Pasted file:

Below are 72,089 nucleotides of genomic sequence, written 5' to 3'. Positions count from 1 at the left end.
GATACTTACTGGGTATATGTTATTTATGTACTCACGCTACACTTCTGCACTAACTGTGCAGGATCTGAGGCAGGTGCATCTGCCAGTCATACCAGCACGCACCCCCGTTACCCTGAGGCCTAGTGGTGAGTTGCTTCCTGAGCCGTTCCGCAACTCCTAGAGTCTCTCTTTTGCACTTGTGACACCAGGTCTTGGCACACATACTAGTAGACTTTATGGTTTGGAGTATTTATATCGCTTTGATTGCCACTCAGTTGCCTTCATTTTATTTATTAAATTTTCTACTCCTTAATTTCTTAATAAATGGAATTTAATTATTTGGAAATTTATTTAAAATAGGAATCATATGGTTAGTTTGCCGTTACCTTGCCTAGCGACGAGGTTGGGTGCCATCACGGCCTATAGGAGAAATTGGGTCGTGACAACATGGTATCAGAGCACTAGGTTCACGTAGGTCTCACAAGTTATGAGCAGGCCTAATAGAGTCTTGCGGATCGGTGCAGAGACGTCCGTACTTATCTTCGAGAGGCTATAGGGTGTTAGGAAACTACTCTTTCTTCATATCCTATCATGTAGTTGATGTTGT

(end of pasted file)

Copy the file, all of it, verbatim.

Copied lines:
Below are 72,089 nucleotides of genomic sequence, written 5' to 3'. Positions count from 1 at the left end.
GATACTTACTGGGTATATGTTATTTATGTACTCACGCTACACTTCTGCACTAACTGTGCAGGATCTGAGGCAGGTGCATCTGCCAGTCATACCAGCACGCACCCCCGTTACCCTGAGGCCTAGTGGTGAGTTGCTTCCTGAGCCGTTCCGCAACTCCTAGAGTCTCTCTTTTGCACTTGTGACACCAGGTCTTGGCACACATACTAGTAGACTTTATGGTTTGGAGTATTTATATCGCTTTGATTGCCACTCAGTTGCCTTCATTTTATTTATTAAATTTTCTACTCCTTAATTTCTTAATAAATGGAATTTAATTATTTGGAAATTTATTTAAAATAGGAATCATATGGTTAGTTTGCCGTTACCTTGCCTAGCGACGAGGTTGGGTGCCATCACGGCCTATAGGAGAAATTGGGTCGTGACAACATGGTATCAGAGCACTAGGTTCACGTAGGTCTCACAAGTTATGAGCAGGCCTAATAGAGTCTTGCGGATCGGTGCAGAGACGTCCGTACTTATCTTCGAGAGGCTATAGGGTGTTAGGAAACTACTCTTTCTTCATATCCTATCATGTAGTTGATGTTGT